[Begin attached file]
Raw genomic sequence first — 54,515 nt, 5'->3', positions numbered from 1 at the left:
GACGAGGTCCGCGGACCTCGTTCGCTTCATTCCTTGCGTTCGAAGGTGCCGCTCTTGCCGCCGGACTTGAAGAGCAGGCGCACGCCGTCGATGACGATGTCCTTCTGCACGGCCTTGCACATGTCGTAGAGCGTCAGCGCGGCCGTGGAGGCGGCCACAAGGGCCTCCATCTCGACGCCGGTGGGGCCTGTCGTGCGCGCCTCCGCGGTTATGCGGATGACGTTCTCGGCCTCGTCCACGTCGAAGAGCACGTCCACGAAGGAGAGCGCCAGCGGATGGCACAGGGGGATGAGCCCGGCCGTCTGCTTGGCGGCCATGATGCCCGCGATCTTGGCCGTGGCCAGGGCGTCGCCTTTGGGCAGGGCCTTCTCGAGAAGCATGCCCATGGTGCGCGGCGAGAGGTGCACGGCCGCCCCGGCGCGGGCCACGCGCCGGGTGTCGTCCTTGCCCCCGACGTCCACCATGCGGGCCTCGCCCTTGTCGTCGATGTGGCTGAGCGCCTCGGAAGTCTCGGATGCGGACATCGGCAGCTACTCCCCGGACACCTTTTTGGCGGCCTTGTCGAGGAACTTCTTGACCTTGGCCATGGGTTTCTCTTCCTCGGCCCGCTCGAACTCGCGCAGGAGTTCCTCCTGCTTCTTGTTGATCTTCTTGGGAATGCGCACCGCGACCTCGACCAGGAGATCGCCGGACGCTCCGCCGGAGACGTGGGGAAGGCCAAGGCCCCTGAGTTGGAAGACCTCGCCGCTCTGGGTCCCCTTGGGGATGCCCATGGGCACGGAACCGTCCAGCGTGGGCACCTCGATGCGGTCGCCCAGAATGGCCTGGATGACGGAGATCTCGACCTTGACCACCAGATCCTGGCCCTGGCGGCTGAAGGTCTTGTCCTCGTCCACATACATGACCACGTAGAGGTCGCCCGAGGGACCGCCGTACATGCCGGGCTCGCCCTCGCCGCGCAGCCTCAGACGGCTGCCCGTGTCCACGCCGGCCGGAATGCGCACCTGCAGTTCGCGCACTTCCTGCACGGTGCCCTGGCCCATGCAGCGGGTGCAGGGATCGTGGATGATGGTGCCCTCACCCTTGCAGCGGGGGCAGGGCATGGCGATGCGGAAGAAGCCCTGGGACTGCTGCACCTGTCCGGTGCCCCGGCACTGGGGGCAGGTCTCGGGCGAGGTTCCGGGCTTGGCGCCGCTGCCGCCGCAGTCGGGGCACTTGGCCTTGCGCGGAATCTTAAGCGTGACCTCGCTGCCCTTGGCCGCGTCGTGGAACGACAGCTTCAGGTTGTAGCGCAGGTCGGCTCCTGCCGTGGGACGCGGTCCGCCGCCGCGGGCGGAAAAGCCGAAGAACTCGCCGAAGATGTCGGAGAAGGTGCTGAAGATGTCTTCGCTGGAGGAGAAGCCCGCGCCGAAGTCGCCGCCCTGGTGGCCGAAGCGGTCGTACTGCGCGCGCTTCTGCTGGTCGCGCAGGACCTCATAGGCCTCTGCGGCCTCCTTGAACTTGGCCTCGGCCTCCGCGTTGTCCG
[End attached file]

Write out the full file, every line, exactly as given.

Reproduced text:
Raw genomic sequence first — 54,515 nt, 5'->3', positions numbered from 1 at the left:
GACGAGGTCCGCGGACCTCGTTCGCTTCATTCCTTGCGTTCGAAGGTGCCGCTCTTGCCGCCGGACTTGAAGAGCAGGCGCACGCCGTCGATGACGATGTCCTTCTGCACGGCCTTGCACATGTCGTAGAGCGTCAGCGCGGCCGTGGAGGCGGCCACAAGGGCCTCCATCTCGACGCCGGTGGGGCCTGTCGTGCGCGCCTCCGCGGTTATGCGGATGACGTTCTCGGCCTCGTCCACGTCGAAGAGCACGTCCACGAAGGAGAGCGCCAGCGGATGGCACAGGGGGATGAGCCCGGCCGTCTGCTTGGCGGCCATGATGCCCGCGATCTTGGCCGTGGCCAGGGCGTCGCCTTTGGGCAGGGCCTTCTCGAGAAGCATGCCCATGGTGCGCGGCGAGAGGTGCACGGCCGCCCCGGCGCGGGCCACGCGCCGGGTGTCGTCCTTGCCCCCGACGTCCACCATGCGGGCCTCGCCCTTGTCGTCGATGTGGCTGAGCGCCTCGGAAGTCTCGGATGCGGACATCGGCAGCTACTCCCCGGACACCTTTTTGGCGGCCTTGTCGAGGAACTTCTTGACCTTGGCCATGGGTTTCTCTTCCTCGGCCCGCTCGAACTCGCGCAGGAGTTCCTCCTGCTTCTTGTTGATCTTCTTGGGAATGCGCACCGCGACCTCGACCAGGAGATCGCCGGACGCTCCGCCGGAGACGTGGGGAAGGCCAAGGCCCCTGAGTTGGAAGACCTCGCCGCTCTGGGTCCCCTTGGGGATGCCCATGGGCACGGAACCGTCCAGCGTGGGCACCTCGATGCGGTCGCCCAGAATGGCCTGGATGACGGAGATCTCGACCTTGACCACCAGATCCTGGCCCTGGCGGCTGAAGGTCTTGTCCTCGTCCACATACATGACCACGTAGAGGTCGCCCGAGGGACCGCCGTACATGCCGGGCTCGCCCTCGCCGCGCAGCCTCAGACGGCTGCCCGTGTCCACGCCGGCCGGAATGCGCACCTGCAGTTCGCGCACTTCCTGCACGGTGCCCTGGCCCATGCAGCGGGTGCAGGGATCGTGGATGATGGTGCCCTCACCCTTGCAGCGGGGGCAGGGCATGGCGATGCGGAAGAAGCCCTGGGACTGCTGCACCTGTCCGGTGCCCCGGCACTGGGGGCAGGTCTCGGGCGAGGTTCCGGGCTTGGCGCCGCTGCCGCCGCAGTCGGGGCACTTGGCCTTGCGCGGAATCTTAAGCGTGACCTCGCTGCCCTTGGCCGCGTCGTGGAACGACAGCTTCAGGTTGTAGCGCAGGTCGGCTCCTGCCGTGGGACGCGGTCCGCCGCCGCGGGCGGAAAAGCCGAAGAACTCGCCGAAGATGTCGGAGAAGGTGCTGAAGATGTCTTCGCTGGAGGAGAAGCCCGCGCCGAAGTCGCCGCCCTGGTGGCCGAAGCGGTCGTACTGCGCGCGCTTCTGCTGGTCGCGCAGGACCTCATAGGCCTCTGCGGCCTCCTTGAACTTGGCCTCGGCCTCCGCGTTGTCCG